A culture of hazing and bullying still exists in the Australian construction industry, a problem that is easily and often ignored, but when it is almost always focused on trainees and apprentices, who being new to the industry and perhaps not emotionally prepared for the hostile working environment, the results can be tragic.

Alec, a 16 year old building apprentice began his training in March of 2008 and by October of that same year, had taken his own life, reportedly due to relentless bullying in the workplace.

According to reports, the 16 year old had been on the receiving end of such relentless and violent bullying by his supervisor and workmates that his behaviour changed. He went from a happy and bubbly young man to “a sad, round-shouldered boy” within three months of starting his apprenticeship.

A coronial inquest this week at the Glebe Coroner’s Court is examining the role that the alleged bullying played in his death.

Testimony from friends and family of the young man, allege that from the third day of his apprenticeship, he was verbally abused, physically assault, excluded and isolated, assigned tasks above his skill level, and given no training or assistance.

The alleged main perpetrator of the bullying was the young apprentice’s supervisor, giving him no avenue for reporting the situation or seeking help.

After three months of daily abuse, the young man left his apprenticeship and was diagnosed with severe depression and anxiety and an adjustment disorder, he was subsequently admitted to a mental ward where his condition seemed to improve. Shortly after being discharged he was successful in taking his own life.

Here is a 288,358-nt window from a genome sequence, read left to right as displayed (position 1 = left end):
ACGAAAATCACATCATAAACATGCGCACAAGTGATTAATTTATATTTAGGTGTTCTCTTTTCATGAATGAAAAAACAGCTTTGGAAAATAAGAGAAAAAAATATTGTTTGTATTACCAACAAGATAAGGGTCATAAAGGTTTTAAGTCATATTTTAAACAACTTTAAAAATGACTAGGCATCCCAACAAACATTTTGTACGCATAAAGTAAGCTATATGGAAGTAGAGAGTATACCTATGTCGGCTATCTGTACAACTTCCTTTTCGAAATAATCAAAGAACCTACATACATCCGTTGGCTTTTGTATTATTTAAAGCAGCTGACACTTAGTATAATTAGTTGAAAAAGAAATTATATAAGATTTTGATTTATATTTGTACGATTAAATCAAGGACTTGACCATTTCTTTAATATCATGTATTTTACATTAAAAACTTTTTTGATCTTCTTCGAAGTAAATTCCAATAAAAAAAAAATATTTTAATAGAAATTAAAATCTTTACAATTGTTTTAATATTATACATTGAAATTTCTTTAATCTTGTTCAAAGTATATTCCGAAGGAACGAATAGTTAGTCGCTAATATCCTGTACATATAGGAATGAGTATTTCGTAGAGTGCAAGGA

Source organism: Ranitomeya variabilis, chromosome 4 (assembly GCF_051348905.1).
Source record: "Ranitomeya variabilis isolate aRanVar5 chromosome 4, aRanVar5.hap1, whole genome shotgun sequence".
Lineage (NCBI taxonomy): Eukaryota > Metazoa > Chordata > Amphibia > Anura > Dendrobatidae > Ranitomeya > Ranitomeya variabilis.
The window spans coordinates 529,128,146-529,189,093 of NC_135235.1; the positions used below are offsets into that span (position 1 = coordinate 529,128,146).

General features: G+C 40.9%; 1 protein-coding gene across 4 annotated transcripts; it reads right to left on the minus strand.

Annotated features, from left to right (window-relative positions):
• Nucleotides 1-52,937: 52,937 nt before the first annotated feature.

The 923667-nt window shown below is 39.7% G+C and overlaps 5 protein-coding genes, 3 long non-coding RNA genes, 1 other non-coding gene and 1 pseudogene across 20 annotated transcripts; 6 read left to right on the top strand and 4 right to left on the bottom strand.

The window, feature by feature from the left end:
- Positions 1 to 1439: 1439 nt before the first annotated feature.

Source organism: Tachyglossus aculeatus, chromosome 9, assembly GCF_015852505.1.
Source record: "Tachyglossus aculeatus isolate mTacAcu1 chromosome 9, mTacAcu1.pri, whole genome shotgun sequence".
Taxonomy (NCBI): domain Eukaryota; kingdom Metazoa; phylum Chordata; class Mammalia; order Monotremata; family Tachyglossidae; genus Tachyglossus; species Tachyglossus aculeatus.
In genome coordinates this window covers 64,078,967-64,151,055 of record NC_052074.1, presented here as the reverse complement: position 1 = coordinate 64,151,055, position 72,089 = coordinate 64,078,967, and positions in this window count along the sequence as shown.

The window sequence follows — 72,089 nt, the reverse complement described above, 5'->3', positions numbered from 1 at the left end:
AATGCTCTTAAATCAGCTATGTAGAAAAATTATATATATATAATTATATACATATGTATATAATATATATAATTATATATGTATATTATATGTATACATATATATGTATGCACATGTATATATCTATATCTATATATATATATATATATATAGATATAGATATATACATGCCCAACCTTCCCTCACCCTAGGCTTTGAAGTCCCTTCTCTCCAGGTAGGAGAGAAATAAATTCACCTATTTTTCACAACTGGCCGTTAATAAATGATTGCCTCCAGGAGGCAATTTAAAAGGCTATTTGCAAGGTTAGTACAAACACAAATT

The inquest is ongoing, although thus far it has been found that while the construction company involved did have anti-bullying policies, the alleged bullying behaviour was allowed to continue.

The construction industry being one of the fastest growing in Australia, is going to need a huge influx of skilled labour in the coming years to meet demands, this means attracting and retaining young people in the construction trades. If the industry is to do this, bullying needs to be addressed with the same vigour as other health, safety and hygiene issues are. Bullying is currently covered in the white card course, and it is all employers’ duty of care to provide a safe work environment with anti-bullying policies and avenues of action for effected employees, is this enough? It’s certainly a good start! With improvements in safety culture, awareness and training, tragic cases like Alec’s needn’t be repeated.